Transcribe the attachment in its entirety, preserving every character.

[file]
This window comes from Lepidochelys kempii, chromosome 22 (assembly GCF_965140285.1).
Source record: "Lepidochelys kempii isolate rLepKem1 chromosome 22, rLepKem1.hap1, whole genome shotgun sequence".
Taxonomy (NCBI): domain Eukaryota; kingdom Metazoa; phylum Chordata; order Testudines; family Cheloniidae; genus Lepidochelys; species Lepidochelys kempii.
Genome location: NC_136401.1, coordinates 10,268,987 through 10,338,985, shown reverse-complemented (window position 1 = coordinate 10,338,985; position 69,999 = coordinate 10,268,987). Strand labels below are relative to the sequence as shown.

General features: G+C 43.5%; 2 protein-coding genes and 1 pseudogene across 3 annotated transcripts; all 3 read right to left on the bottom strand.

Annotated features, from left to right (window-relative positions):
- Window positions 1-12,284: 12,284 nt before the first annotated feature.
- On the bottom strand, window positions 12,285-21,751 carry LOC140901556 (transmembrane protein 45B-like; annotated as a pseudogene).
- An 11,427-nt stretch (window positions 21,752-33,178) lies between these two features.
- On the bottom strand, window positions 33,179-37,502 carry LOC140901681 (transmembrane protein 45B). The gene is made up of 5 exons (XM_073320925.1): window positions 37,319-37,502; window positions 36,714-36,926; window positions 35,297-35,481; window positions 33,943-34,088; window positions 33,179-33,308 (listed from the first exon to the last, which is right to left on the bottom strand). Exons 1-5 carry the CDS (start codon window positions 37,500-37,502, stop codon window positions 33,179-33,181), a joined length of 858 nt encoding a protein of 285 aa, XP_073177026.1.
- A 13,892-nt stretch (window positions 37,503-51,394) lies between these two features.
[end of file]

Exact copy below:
This window comes from Lepidochelys kempii, chromosome 22 (assembly GCF_965140285.1).
Source record: "Lepidochelys kempii isolate rLepKem1 chromosome 22, rLepKem1.hap1, whole genome shotgun sequence".
Taxonomy (NCBI): domain Eukaryota; kingdom Metazoa; phylum Chordata; order Testudines; family Cheloniidae; genus Lepidochelys; species Lepidochelys kempii.
Genome location: NC_136401.1, coordinates 10,268,987 through 10,338,985, shown reverse-complemented (window position 1 = coordinate 10,338,985; position 69,999 = coordinate 10,268,987). Strand labels below are relative to the sequence as shown.

General features: G+C 43.5%; 2 protein-coding genes and 1 pseudogene across 3 annotated transcripts; all 3 read right to left on the bottom strand.

Annotated features, from left to right (window-relative positions):
- Window positions 1-12,284: 12,284 nt before the first annotated feature.
- On the bottom strand, window positions 12,285-21,751 carry LOC140901556 (transmembrane protein 45B-like; annotated as a pseudogene).
- An 11,427-nt stretch (window positions 21,752-33,178) lies between these two features.
- On the bottom strand, window positions 33,179-37,502 carry LOC140901681 (transmembrane protein 45B). The gene is made up of 5 exons (XM_073320925.1): window positions 37,319-37,502; window positions 36,714-36,926; window positions 35,297-35,481; window positions 33,943-34,088; window positions 33,179-33,308 (listed from the first exon to the last, which is right to left on the bottom strand). Exons 1-5 carry the CDS (start codon window positions 37,500-37,502, stop codon window positions 33,179-33,181), a joined length of 858 nt encoding a protein of 285 aa, XP_073177026.1.
- A 13,892-nt stretch (window positions 37,503-51,394) lies between these two features.